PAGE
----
• Raj Chandarana Neeraj Mittal ji . This is wonderful information. I am not an expert on Bengali folk melodies but have often come across SD Burman songs that have originated from the folk traditions 0f Bengal . Going back to BIN DEKHE BIN PECHHANE… If Rafisahab were to sing the lyrics to Ron Goodwins piece the song would be the same. The mood and the tempo is the same in SJ version. Would any one agree with me that a tune played on a piano and then on a the flute still remains the same tune but different sound ? It is this I try to point out that the tunes remain the same with maybe different orchestration. Plagiarism is not a term I like to use , I think the creative mind should take from everything around it and and then set about doing its work. If we were to take the discussion a lot deeper than it can be said hypothetically IF SJ copied the tune exactly note for note then it is plagiarism but with a change in just one note makes it a different composition in which case it can be said that SJ were inspired by a particular tune and not copied it. 

    It would be very interesting to take part in other debates. Always looking to learn , I find it allows me to enjoy the songs even more.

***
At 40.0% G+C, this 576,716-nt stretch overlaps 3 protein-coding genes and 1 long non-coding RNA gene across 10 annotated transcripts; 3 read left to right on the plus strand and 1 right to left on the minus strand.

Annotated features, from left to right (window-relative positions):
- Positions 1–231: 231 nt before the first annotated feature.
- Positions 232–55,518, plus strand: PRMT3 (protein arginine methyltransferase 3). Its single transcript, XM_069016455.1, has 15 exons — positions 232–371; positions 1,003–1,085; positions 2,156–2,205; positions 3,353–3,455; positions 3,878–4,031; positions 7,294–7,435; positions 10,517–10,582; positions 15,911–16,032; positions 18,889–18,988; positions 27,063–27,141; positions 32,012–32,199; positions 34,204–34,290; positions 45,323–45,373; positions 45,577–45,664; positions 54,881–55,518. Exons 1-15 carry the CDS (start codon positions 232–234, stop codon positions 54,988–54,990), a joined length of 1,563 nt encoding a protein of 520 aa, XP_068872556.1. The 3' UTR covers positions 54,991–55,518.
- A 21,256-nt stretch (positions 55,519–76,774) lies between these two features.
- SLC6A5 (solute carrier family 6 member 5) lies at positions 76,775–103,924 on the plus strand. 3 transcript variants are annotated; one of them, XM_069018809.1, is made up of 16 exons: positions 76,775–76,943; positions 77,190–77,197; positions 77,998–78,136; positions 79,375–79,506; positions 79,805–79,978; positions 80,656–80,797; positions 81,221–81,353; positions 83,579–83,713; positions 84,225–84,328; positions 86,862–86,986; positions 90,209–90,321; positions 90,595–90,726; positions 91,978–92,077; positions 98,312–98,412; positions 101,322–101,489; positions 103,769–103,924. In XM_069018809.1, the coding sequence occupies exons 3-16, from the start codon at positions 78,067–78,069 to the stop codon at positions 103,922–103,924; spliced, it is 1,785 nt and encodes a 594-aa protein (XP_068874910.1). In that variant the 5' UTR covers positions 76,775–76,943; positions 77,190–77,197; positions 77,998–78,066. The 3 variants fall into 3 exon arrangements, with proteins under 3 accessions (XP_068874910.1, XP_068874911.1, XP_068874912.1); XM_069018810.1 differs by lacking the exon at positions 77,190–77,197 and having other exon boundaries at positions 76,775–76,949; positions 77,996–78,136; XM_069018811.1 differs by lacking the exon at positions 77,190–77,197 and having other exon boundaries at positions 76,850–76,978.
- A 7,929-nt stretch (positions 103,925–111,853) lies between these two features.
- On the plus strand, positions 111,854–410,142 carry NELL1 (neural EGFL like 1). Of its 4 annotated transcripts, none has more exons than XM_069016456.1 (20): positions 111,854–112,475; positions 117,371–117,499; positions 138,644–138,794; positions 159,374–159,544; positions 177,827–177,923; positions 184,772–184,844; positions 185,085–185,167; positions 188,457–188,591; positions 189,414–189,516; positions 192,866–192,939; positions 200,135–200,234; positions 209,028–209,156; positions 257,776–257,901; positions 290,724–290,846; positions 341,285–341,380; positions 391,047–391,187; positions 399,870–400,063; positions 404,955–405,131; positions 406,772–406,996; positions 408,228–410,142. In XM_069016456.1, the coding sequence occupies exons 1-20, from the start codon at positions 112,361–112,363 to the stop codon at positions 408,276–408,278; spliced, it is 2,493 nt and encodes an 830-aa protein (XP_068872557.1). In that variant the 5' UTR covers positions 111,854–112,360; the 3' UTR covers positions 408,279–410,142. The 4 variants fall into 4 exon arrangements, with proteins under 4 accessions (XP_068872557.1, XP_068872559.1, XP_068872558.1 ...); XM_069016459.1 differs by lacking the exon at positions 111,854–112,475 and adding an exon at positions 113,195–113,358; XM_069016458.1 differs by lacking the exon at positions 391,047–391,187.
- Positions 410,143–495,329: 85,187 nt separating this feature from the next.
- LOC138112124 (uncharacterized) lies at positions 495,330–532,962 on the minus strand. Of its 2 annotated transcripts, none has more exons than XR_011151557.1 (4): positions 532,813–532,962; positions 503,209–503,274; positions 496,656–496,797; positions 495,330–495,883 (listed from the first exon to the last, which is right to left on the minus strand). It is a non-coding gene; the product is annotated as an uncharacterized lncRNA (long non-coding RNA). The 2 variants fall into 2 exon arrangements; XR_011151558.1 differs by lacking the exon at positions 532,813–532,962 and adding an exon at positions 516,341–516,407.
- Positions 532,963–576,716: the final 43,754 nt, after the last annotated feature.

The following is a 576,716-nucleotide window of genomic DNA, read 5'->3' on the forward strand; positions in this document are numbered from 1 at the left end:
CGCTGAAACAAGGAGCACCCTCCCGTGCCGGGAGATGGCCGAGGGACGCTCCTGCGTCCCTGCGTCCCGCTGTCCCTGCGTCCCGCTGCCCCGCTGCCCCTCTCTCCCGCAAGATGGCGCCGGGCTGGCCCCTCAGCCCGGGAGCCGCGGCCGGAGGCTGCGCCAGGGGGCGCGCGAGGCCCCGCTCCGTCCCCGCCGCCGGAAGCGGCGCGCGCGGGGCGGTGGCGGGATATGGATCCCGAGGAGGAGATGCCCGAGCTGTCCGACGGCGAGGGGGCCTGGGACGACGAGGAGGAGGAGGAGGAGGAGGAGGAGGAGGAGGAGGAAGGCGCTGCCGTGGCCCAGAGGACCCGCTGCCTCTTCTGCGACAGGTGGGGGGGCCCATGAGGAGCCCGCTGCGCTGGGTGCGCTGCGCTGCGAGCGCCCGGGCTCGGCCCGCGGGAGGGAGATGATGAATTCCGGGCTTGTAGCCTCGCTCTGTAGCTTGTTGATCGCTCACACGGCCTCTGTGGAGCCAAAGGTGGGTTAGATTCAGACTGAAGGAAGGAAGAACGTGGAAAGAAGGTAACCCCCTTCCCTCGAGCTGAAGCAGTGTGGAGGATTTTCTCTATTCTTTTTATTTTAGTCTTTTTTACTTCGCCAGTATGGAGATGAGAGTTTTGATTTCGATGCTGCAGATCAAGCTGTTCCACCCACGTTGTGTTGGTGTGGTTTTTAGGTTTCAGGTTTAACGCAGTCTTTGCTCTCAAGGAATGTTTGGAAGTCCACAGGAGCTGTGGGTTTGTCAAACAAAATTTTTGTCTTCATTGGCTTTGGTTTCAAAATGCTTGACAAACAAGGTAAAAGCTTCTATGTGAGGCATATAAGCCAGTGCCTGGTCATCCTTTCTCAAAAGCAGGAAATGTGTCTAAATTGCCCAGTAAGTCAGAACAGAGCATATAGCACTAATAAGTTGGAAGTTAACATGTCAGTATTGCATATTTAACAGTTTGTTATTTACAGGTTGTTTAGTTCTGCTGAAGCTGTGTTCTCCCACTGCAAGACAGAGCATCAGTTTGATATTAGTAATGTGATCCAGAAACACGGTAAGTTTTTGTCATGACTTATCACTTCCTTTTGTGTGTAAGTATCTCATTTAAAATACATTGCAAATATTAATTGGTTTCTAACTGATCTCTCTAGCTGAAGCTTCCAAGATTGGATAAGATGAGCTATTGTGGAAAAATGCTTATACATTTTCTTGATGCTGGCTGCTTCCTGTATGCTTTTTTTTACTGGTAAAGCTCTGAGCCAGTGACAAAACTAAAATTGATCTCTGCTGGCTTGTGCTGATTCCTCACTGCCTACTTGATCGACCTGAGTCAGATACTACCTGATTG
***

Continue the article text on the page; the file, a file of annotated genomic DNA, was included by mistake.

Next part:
• Neeraj Mittal Nazrul Islam was an Indian Bangla poet. He was a revolutionary and was known as Vidrohi Kavi. In 1972 he was invited by Bangladesh government to live in Dhaka where he lived till his death. He wrote and composed numerous songs, collectively known as Nazrul Geeti, and some of them are considered to be in the same class as Rabindra Sangeet. I give the link to the Nazrul song.

  • Sudarshan Pandey When such discussions happen, I feel proud of SJ and their ardent fans for making the group more vibrant and useful. And as advised by Maruti Rao V ji, I am here for its documentation. Doing it in few minutes. Everyone who participated and shared views deserve kudos for their intensity.